If there’s only one Higgs, no unexpected decays and no new fundamental, heavy particles, it might all be over.
“There is nothing new to be discovered in physics now. All that remains is more and more precise measurement.” –Lord Kelvin
At the end of the 19th century, our fundamental understanding of matter underwent a revolution. Whereas previously, matter was organized into a periodic table containing nearly 100 different elements, it was soon realized that what we considered to be the indivisible building blocks of nature — atoms (literally uncuttable in Greek) — were themselves made up of smaller particles.
With the atom, there were electrons throughout it, negatively charged. Soon after, the positively charged nucleus was discovered, followed by the individual discovery of protons and neutrons, which themselves turned out to be divisible into even smaller quantities: quarks and gluons.
By time we reach the present day, we come to the revelation that all the matter we know of is made up of a slew of truly indivisible particles:
- six quarks and six antiquarks, coming in three colors apiece,
- three charged leptons and three neutral leptons (neutrinos), along with their corresponding antiparticles,
- eight gluons, which are responsible for the strong nuclear force,
- the photon, responsible for the electromagnetic force,
- the W-and-Z bosons, responsible for the weak nuclear force,
- and the Higgs boson, a single, solitary massive particle that arises as a consequence of the field responsible for the rest mass of all of the fundamental particles.
This is the Standard Model of particles and interactions, and with only a few notable exceptions, it describes everything known in the Universe. (The exceptions are the force of gravity, the existence and properties of dark matter and dark energy, and the origin of the matter-antimatter asymmetry in the Universe, among other, more esoteric ones.) The Standard Model works pretty perfectly, which is to say that in every experiment we’ve ever performed, and with every result we’ve ever observed, the predictions of these particles and forces, and their interactions, cross-sections, amplitudes and decay rates agree exactly.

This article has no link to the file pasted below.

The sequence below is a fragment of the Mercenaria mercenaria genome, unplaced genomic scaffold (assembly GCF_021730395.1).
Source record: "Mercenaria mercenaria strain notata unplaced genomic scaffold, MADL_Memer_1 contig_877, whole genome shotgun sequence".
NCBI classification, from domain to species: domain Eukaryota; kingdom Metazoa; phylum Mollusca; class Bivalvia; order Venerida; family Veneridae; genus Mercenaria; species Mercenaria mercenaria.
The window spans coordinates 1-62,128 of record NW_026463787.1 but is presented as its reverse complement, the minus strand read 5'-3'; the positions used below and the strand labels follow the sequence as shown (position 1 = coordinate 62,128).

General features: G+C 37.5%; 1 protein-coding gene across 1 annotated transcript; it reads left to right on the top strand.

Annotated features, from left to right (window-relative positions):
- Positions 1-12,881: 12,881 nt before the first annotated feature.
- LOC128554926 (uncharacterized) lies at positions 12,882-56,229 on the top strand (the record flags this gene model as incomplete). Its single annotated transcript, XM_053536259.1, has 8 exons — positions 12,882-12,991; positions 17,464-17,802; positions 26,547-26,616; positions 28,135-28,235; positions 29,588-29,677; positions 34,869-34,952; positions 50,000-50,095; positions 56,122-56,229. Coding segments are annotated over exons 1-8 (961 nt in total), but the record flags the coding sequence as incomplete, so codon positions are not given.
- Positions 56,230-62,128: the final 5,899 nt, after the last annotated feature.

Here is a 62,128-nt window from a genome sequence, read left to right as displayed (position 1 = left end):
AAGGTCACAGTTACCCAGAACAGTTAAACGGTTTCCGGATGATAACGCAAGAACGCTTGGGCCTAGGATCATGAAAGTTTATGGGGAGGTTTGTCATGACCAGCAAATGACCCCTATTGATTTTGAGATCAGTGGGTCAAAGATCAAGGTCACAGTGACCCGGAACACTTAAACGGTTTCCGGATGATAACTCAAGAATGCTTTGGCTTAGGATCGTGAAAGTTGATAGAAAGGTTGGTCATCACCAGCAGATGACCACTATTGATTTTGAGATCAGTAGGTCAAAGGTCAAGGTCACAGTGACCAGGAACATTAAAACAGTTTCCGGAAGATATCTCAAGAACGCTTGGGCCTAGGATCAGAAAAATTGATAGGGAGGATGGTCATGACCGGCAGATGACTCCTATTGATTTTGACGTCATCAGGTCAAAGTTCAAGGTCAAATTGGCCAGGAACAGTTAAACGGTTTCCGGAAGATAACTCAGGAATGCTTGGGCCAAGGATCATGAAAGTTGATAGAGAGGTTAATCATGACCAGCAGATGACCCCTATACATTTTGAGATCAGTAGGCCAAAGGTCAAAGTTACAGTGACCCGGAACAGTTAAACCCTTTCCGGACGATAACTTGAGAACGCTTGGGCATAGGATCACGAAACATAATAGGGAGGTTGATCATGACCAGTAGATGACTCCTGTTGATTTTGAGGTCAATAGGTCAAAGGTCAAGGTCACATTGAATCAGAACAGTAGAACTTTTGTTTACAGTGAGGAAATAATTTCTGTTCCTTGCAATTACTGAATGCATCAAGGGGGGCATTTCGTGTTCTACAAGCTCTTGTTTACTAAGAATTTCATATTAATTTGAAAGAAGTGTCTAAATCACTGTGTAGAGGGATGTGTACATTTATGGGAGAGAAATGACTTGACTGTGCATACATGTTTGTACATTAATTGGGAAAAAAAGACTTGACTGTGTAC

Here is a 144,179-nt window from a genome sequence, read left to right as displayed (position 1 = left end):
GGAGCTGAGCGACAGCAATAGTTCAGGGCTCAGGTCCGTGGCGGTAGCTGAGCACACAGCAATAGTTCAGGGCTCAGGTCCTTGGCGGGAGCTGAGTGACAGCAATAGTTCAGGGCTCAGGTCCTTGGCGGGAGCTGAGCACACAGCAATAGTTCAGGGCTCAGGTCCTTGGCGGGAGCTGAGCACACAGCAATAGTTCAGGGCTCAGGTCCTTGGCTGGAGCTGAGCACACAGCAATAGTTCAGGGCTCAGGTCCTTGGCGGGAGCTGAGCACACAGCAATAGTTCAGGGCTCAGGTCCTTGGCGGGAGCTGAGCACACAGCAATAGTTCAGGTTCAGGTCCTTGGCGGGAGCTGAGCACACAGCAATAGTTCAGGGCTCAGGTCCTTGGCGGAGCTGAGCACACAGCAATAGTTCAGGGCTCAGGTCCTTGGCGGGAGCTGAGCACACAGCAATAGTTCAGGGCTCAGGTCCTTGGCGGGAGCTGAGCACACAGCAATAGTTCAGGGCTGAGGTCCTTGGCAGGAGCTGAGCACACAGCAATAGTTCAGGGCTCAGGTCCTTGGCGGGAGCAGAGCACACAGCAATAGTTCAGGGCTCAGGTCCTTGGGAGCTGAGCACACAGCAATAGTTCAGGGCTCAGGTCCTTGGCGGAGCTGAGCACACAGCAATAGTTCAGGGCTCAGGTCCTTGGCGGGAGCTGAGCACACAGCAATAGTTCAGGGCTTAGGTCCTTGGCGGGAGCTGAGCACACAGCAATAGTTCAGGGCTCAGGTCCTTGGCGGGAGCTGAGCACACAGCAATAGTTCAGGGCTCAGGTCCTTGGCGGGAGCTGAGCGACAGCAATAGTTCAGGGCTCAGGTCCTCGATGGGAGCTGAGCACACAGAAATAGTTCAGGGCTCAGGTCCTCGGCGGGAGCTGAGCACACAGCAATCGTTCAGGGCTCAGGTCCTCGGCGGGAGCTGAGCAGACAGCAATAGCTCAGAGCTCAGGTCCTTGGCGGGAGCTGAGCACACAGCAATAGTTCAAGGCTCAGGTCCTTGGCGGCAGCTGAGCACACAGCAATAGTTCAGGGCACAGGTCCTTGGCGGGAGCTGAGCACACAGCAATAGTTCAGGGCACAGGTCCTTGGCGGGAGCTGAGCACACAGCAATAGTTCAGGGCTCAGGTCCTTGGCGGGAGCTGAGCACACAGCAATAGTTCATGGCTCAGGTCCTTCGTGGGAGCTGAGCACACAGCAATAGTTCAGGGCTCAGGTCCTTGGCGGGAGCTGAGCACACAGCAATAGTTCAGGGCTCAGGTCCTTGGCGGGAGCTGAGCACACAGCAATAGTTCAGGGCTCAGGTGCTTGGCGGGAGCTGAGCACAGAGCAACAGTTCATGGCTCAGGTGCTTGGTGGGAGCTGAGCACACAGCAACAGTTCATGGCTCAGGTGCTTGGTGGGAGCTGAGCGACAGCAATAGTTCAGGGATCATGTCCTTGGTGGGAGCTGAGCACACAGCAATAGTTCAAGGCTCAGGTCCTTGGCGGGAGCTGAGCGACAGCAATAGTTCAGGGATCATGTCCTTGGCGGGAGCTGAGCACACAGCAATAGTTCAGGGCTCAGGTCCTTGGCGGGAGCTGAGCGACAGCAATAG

This, in and of itself, is a problem.
You see, there are some real unexplained problems in fundamental physics that physicists are hoping the Large Hadron Collider could shed some light on. Some of these were alluded to earlier, including:
- What is dark matter made out of, and what’s the particle responsible for it?
- Why do we see CP-violation in the weak interactions, but not in the strong interactions?
- What is the nature of the matter-antimatter asymmetry, and what are the baryon-number-violating processes responsible for it?
- And why are the masses of these fundamental particles (between 1 MeV and 180 GeV) so much less than the Planck scale, which is at an incredible 10^19 GeV?
If all we have is the Standard Model, then none of these questions have answers that we can know.
But there are plenty of theoretical extensions to the Standard Model that offer hope. In all the physically interesting scenarios we’ve devised, solutions to these problems all have two things in common:
- They indicate that, when we create the unstable Standard Model particles in great enough abundances, we will see them decay in ways that differ — repeatably and with immense statistical significance — from the predictions of the Standard Model alone.